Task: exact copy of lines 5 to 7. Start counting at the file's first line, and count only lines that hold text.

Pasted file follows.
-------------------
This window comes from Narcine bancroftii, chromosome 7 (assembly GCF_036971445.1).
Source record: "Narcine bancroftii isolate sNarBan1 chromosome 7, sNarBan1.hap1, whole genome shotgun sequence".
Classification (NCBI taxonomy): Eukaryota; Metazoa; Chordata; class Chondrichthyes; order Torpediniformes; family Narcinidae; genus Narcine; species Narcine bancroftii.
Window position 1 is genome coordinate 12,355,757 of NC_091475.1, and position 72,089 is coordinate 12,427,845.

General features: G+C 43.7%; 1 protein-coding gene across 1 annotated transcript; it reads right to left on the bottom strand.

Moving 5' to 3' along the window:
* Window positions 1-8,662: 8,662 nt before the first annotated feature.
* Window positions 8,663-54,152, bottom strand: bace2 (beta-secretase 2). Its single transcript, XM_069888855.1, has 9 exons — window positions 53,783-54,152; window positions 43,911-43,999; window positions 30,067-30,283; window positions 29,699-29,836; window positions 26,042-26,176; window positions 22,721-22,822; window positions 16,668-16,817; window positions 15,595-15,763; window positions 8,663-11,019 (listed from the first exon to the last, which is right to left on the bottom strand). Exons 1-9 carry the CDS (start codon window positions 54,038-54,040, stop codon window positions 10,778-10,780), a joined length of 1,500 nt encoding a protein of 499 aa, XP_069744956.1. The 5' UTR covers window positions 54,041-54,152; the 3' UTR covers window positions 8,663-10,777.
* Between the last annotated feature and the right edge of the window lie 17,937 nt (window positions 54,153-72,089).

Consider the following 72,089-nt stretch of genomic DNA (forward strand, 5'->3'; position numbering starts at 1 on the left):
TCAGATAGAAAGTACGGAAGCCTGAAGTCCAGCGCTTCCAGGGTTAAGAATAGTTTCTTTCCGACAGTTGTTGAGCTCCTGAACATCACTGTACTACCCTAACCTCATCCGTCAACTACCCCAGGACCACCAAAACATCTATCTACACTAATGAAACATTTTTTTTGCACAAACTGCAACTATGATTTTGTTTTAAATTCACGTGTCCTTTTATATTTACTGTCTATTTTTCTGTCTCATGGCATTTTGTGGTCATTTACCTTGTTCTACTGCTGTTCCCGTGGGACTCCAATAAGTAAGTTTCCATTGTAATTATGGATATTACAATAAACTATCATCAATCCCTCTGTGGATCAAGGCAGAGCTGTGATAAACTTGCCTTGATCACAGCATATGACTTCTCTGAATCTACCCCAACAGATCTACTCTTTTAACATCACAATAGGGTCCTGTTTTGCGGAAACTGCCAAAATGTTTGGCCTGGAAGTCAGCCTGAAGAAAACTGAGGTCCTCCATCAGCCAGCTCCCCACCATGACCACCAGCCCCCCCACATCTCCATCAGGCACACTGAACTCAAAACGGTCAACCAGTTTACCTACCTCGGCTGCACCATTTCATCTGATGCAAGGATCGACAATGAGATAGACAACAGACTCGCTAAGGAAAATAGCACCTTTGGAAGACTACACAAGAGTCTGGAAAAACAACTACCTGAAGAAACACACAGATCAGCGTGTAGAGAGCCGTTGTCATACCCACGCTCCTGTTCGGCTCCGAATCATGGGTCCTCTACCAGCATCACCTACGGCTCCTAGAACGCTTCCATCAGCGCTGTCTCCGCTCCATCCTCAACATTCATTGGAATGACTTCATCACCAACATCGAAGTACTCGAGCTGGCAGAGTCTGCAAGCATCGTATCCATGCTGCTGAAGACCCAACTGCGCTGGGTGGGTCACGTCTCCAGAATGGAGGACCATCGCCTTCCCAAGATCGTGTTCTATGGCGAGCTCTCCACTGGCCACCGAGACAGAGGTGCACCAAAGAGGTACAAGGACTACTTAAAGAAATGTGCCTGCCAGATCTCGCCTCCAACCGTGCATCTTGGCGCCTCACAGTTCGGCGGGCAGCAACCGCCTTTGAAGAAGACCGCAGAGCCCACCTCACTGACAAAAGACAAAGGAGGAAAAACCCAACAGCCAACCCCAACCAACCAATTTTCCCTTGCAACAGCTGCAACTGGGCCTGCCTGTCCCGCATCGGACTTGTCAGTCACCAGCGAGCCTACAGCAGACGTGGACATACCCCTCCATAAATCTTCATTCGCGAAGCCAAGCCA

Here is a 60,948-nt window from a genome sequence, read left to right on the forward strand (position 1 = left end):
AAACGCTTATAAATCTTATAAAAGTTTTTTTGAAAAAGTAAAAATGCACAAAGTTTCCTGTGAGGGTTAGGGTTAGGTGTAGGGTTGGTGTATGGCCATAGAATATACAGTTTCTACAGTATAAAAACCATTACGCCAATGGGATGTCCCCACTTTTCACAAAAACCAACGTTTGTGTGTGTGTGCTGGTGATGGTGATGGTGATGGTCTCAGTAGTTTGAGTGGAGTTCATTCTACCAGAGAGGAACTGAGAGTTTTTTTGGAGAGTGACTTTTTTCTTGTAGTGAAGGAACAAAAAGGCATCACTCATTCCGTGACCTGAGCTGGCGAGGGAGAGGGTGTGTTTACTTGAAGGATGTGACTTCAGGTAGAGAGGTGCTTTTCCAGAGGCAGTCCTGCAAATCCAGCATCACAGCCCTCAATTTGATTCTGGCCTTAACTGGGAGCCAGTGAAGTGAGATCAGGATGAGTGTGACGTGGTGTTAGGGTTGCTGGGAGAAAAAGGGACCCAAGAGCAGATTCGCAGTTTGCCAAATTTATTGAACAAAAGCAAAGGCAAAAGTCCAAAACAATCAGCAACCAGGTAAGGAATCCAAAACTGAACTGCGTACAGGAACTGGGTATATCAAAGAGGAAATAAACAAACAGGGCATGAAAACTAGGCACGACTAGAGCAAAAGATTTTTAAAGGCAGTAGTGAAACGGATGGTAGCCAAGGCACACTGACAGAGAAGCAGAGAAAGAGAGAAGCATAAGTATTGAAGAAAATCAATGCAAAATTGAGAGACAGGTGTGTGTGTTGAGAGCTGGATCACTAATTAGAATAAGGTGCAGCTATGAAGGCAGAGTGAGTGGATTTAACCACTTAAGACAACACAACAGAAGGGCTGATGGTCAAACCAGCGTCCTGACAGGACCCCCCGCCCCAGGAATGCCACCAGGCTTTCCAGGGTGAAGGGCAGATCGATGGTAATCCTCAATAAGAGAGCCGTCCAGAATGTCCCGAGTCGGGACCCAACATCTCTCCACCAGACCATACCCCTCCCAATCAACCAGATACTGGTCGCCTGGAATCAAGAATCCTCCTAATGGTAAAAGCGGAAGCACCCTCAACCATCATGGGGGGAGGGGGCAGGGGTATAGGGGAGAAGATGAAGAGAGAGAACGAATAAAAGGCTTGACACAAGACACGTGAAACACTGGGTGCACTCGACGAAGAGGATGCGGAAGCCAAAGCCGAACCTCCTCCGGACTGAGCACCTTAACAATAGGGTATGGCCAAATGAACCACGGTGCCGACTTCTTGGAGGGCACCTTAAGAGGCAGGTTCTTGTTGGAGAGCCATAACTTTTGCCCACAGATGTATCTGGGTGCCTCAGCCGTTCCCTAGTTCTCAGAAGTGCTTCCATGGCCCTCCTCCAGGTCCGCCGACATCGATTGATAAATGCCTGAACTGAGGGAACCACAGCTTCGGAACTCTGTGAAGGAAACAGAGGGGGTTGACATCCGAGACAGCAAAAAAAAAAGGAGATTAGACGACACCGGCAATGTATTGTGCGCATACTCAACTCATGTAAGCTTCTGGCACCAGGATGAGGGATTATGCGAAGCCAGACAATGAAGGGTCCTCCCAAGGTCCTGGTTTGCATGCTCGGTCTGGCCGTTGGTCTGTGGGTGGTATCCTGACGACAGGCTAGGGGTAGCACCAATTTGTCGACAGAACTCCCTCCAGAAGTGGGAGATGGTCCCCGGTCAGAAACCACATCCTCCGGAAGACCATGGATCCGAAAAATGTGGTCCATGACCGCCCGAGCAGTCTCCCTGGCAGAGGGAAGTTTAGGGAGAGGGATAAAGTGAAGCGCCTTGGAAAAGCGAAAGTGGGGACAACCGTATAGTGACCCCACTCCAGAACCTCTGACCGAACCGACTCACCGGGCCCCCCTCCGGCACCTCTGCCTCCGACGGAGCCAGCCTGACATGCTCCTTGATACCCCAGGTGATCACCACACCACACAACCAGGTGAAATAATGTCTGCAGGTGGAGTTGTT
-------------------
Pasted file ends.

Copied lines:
General features: G+C 43.7%; 1 protein-coding gene across 1 annotated transcript; it reads right to left on the bottom strand.

Moving 5' to 3' along the window:
* Window positions 1-8,662: 8,662 nt before the first annotated feature.